Critical thinking is the process by which we discover and analyse the assumptions that underpin actions, decisions and judgements in our lives. Critical thinking is used when we evaluate the intellectual work of others for strengths as well as weaknesses. This is in contrast to less critical ways of learning, such as memorising facts, describing or reporting facts without comment or acknowledgment. To think critically at university, you need to know:
- Critical thinking encompasses three stages
- Ways to incorporate critical thinking into your reading and assignment writing
- Critical analysis of academic texts
Stage 1: Becoming aware that assumptions exist
Stage 2: Making assumptions explicit (i.e. naming what is implicit)
Stage 3: Assessing the accuracy and validity of underlying assumptions:
- Do they make sense?
- Do they fit reality as we have lived it?
- Under what conditions may they be true?
- Under what conditions may they be false?
- Recognise and assess arguments
- Question evidence
- Determine facts without bias or prejudice
- Decide to accept, reject or suspend judgements
(S. Brookfield 1991, Becoming Critical Thinkers)
An important aspect of university study is to be able to think critically. Critical thinking helps you to place your subject into its social, cultural and historical context and then to understand the interrelationships between all the participants and perspectives within an area of study. For example, if you are studying teaching, you might look at the role of the teacher from the perspective of students, of educational administrators and of parents to gain a holistic, all-rounded view of the profession. In addition, you may take your enquiry further by investigating the social, cultural, religious, socio-economic factors that influence the particular situation you are examining. Ways that you can develop your critical thinking in your study are:
- Understand all the evidence and theories on your researched topic. For example, there are a number of conflicting theories to account for global warming. To evaluate them, you must understand them.
- Consider and respond to opposing views through asking questions, such as who, when, where, why, how and what if.
- Only consider statements that are backed by evidence. When looking at examples to support the evidence, ask the question: are they typical and relevant?
- Beware of the statements that are out-of-date or too narrow in focus to support a broad theory.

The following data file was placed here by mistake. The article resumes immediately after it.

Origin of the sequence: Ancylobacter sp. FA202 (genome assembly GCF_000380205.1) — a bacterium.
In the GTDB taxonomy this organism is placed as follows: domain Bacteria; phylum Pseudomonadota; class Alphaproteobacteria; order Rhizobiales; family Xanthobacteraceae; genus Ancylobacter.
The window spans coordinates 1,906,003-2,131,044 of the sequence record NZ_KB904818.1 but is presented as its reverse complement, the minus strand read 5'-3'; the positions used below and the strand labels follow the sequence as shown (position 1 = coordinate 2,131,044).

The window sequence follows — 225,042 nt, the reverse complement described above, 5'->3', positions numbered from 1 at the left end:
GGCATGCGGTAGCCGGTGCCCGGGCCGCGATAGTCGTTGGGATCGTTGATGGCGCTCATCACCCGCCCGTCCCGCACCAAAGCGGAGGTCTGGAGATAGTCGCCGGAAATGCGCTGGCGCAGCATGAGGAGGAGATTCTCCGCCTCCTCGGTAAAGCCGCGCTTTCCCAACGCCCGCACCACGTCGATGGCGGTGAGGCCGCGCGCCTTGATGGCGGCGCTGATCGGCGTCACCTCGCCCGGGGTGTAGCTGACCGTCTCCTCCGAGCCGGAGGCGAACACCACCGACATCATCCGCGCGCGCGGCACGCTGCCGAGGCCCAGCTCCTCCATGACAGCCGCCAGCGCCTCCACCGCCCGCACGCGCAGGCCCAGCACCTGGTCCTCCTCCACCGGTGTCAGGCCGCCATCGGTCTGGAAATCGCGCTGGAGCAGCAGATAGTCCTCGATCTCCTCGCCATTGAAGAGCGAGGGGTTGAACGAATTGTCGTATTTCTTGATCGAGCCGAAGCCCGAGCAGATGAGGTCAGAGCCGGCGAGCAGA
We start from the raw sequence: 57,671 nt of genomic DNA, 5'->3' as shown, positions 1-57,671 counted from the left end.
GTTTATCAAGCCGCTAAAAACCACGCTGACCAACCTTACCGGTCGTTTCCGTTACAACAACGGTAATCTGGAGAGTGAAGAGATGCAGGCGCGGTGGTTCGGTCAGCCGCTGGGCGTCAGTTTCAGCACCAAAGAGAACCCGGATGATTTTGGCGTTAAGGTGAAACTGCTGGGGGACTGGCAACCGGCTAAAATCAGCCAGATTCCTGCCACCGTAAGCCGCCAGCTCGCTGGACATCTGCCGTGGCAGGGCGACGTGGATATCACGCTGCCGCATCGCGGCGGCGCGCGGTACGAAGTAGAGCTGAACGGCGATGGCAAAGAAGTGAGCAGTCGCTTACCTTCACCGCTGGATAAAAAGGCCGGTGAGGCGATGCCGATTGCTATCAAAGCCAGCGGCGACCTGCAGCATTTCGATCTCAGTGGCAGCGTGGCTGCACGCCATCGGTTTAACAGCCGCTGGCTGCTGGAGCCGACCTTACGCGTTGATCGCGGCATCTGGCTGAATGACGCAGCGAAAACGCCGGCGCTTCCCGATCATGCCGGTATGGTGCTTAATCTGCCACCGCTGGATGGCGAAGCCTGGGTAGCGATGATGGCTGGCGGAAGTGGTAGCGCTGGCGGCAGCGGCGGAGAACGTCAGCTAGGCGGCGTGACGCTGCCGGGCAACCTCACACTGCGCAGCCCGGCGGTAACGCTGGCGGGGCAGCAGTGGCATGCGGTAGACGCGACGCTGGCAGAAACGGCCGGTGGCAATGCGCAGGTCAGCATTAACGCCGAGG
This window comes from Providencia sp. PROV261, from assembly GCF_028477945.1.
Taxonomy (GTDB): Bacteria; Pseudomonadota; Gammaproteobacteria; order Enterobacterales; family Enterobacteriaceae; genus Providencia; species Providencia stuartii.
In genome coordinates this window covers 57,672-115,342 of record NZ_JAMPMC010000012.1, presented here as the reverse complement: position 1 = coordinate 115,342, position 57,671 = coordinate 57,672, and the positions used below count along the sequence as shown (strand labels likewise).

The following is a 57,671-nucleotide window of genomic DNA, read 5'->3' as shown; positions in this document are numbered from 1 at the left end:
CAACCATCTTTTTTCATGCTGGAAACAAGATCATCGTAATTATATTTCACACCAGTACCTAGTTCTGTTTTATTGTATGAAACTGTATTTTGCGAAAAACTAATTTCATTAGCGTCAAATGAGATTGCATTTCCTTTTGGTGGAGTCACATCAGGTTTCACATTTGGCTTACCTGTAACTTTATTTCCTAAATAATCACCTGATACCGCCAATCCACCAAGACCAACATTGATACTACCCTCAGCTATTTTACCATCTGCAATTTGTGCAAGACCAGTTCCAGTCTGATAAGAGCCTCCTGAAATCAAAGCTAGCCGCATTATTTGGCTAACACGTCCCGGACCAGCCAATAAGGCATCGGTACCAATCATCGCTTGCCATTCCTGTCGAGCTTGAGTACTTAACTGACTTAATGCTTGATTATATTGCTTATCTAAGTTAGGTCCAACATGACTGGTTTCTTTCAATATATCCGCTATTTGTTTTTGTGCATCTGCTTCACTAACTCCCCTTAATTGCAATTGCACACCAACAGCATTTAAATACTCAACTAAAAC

- Avoid emotional words and phrases in your writing. For example: ‘a preemptive strike at the big soft heart of middle America’. Even words such as ‘democratic’ can carry emotional connotations in some contexts.
There are three stages in the critical analysis of academic texts: comprehension, analysis and evaluation.
Stage 1: Comprehension
Understand what the author is saying. Summarise the author’s argument in your own words.
Stage 2: Analysis
This is the process of breaking down a text into component parts and examining their structure and the relationship between them. Ask yourself:
- What is the author’s purpose in each section of the text?
- What assumptions are beneath the author’s position?
Often writers argue from particular theoretical or political perspectives that are sometimes clear, but at other times are hidden.
Identify techniques the author uses to persuade us of their position, then query them. For example:
- Logical argument (Ask yourself: is the logic valid?)
- Appeal to authority (are the authorities reputable and relevant?)
- Empirical data (studies can be methodologically flawed)
- Language (is it emotive, intimidating, obscure, full of jargon?)
Stage 3: Evaluation
Once you have analysed the text using the above strategies, you are now in a better position to judge its quality and validity. You can use the following questions as a checklist to help you make a sound judgement.
- Is the argument clear?
- Is the evidence adequate to support the conclusion?
- Does the writer manipulate the reader?
You should use these techniques to critically analyse your own assignments, as your markers will.
Further information and related content
- HDR workshop: critical thinking (video)